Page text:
Archive for the ‘Free-For-All-Friday posts’ Category

A scene from Christmas in Connecticut (1945)
Barbara Stanwyck pretends to be an expert cook in Christmas in Connecticut (1945)

Anyone who knows me, knows that one of my biggest passions (besides classic movies and music) is cooking and baking. I’m big on making baked goods and meals from scratch. Perhaps it’s the Merry Homemaker-1950’s Housewife that lurks deep in my soul, but I love spending hours in the kitchen. Really. I’m not too big on pre-packaged items, except for frozen pizzas (because everyone has their guilty pleasures, right?). My specialties are various lasagnas, risotto, cinnamon raisin bread, and fruit pies with crumb topping. I’m not bragging (really!), I just love to cook. My mom taught me when I was a kid and as I grew older, I just kind of ran off with it. I’m really thankful for her teaching me the basics.

But enough about me. Since I do a bit of research for upcoming posts (stop looking at me like that), awhile back I stumbled upon two soup recipes from Fred Astaire and Myrna Loy off the…Find-A-Death site. Yeah, that’s great, isn’t it? It really makes you want to try them out. In all honesty, I was looking up the mysterious death of Albert Dekker (which is really, really messed up), saw the link for Fred Astaire’s page and wound up searching the site for the next hour or so. I love getting sidetracked!

Fred Astaire’s Old-Fashioned Chicken Soup - Click For Larger ImageMyrna Loy’s Chicken-Pimento Soup - Click For Larger Image
Fred and Myrna: Culinary Experts!

Both the Fred and Myrna soup recipes seem to have come from some kind of celebrity soup book that had to be published in the 70’s. Mr. Astaire’s recipe is somewhat reminiscent of the soup and homemade noodles my mom taught me to make (minus the chicken feet–I once saw those in an international supermarket and nearly ran screaming out of the place), but you can tell that Myrna was an “open the can and heat it up” kind of gal. I asked Fred Astaire fanatic (I wouldn’t hesitate in calling her his number 1 fan!), Chris, where the recipe came from. Apparently it popped up in Parade or some sort of 70’s news magazine and it’s his mother’s recipe. It makes sense, because it’s pretty old fashioned and my mom got hers from her mother (my grandmother). It’s kind of complicated though, and I’ve now learned how to make mine in a pressure cooker. It eliminates the hours needed to boil, boil, boil the chicken and skim, skim, skim the froth off the top of the liquid.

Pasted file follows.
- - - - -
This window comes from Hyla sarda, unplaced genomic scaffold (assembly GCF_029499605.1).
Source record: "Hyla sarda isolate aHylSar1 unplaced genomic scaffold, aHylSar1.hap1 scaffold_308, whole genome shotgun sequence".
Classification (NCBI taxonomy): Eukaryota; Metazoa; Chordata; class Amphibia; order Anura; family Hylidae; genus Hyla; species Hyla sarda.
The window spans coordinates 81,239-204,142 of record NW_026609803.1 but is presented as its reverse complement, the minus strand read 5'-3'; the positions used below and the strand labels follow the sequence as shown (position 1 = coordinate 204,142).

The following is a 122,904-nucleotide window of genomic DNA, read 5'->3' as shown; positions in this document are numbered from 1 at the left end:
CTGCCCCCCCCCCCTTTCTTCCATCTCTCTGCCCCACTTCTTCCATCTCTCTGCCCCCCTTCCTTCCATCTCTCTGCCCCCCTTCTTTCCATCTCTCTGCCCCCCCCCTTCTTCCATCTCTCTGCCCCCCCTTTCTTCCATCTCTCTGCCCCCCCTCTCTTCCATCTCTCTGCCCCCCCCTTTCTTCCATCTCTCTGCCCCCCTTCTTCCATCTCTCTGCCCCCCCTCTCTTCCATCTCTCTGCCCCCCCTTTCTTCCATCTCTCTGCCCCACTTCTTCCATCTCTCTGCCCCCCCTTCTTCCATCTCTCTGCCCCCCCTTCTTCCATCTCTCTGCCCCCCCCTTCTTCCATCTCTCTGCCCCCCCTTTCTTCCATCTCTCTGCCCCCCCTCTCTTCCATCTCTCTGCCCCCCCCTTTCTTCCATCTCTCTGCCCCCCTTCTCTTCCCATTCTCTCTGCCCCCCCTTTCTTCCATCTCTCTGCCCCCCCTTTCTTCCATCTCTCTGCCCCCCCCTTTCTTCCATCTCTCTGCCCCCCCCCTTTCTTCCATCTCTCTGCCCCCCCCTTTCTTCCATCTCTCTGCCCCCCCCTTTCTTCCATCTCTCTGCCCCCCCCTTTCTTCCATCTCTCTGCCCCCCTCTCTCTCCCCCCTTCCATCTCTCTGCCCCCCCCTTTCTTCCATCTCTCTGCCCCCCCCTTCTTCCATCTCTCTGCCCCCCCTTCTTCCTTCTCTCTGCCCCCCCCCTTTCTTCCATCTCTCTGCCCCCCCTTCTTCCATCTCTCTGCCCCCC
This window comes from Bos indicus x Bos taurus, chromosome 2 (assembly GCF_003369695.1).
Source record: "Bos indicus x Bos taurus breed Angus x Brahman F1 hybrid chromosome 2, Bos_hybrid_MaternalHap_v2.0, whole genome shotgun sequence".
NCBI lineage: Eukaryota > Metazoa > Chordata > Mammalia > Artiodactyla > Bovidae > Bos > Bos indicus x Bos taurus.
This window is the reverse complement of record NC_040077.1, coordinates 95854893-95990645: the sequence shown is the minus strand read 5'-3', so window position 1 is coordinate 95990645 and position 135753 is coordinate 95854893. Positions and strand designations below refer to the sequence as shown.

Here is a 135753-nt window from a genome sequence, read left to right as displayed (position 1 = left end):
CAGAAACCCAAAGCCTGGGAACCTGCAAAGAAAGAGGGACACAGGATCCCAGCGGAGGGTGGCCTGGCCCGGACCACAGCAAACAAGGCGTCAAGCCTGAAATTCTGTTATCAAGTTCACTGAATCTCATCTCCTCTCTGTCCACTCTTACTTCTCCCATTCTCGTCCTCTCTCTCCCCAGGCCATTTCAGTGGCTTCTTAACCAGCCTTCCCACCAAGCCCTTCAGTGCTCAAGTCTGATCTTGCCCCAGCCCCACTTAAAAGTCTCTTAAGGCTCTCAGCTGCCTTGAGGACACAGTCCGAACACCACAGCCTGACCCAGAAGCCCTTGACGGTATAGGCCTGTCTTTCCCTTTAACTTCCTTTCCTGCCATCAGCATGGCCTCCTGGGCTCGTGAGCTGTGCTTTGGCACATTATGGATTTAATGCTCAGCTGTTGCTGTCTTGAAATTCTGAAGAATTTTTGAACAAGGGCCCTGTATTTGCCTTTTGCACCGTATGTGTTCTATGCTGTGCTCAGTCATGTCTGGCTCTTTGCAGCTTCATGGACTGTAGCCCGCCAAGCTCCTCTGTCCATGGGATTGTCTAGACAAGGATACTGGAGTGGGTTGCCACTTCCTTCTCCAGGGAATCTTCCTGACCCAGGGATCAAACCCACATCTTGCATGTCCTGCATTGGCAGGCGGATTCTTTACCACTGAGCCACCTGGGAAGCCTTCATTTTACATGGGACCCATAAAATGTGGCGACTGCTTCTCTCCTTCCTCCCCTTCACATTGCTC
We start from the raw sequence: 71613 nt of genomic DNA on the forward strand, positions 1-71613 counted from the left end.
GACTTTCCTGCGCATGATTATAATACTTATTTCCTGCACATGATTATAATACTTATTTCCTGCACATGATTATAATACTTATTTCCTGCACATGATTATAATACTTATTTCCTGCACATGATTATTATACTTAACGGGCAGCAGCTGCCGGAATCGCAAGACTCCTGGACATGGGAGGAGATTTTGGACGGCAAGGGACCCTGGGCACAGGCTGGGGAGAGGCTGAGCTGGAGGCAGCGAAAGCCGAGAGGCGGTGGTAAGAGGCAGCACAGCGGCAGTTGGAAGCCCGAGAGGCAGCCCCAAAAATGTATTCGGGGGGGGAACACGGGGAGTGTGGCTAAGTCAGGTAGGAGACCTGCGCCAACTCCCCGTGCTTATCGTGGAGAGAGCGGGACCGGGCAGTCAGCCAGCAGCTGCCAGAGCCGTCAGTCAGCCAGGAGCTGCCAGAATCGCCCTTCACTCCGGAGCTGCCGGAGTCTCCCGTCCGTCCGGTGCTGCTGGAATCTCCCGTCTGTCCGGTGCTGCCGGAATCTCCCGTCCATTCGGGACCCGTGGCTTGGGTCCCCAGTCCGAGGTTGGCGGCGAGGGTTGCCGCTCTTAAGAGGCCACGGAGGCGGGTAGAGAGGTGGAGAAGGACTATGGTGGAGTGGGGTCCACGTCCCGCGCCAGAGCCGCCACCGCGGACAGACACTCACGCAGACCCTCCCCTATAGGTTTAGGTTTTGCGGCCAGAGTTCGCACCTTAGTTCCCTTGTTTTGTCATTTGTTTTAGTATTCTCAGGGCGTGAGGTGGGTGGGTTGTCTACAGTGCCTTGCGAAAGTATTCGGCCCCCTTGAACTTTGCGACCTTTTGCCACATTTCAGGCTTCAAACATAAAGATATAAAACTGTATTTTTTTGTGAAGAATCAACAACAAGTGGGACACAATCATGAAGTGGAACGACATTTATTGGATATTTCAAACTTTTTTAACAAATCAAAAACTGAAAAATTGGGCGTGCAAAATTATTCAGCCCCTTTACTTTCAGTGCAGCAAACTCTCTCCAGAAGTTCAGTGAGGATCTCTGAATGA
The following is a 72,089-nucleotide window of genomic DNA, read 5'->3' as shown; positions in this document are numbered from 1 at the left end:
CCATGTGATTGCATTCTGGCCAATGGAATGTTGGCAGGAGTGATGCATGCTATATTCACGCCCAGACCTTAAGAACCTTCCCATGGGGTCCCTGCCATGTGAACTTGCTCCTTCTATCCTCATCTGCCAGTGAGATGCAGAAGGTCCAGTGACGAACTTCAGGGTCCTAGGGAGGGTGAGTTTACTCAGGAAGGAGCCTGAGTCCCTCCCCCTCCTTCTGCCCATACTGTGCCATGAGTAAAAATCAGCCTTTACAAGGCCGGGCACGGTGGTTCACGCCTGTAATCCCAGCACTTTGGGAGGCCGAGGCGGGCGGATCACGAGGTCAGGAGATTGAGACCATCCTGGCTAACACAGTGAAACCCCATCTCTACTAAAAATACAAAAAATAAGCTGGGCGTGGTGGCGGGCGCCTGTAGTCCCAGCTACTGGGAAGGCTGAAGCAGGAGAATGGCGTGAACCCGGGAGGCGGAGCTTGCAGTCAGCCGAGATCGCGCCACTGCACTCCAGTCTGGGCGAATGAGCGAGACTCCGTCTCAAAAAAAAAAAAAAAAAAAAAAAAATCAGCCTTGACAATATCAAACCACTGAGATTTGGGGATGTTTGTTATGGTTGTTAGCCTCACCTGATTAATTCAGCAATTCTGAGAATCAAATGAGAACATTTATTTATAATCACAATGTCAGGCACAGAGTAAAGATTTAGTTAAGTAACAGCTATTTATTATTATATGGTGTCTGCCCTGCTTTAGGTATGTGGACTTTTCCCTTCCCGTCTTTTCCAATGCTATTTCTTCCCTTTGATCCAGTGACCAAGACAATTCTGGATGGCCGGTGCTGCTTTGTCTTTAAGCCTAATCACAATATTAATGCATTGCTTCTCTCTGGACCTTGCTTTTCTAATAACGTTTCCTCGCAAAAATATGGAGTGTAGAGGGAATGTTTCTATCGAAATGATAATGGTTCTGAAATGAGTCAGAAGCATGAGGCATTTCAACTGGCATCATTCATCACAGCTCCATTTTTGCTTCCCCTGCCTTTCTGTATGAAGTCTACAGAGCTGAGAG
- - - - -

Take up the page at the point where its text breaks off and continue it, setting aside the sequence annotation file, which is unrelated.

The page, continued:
Meal planning with Mrs. Damon RunyonIn other fun classic cooking news, I happened to find this mid-40’s ad proclaiming Mrs. Damon Runyon’s love for Swift Frankfurt’s. Although after reading the small print, I’m not sure if I’d really enjoy a night at the Runyon household, no matter how much I enjoyed A Slight Case of Murder (1938) or The Big Street (1942). Perhaps meal planning was different in the 40’s?

“Frankfurts. Not ordinary ones but the big, tender juicy Swift’s premium kind are a frequently-enjoyed dinner favorite at the Runyon’s house. “They’re a delightful change and really taste wonderful,” says Mrs. Runyon. Here’s a delicious combination she likes especially well: Swift’s Premium Frankfurts (simply simmer 5-6 minutes and serve immediately), Creamed Diced Carrots in Onion cups, Parsley Potatoes, Citrus Salad and Butterscotch Pudding.”

I can think of nothing more disgusting than a meal consisting of hot dogs, citrus salad and butterscotch pudding. And let’s not even mention the creamed carrots in onion cups! Did people really eat like this in the WWII era? Can you imagine the stomach indigestion and heartburn from that combination?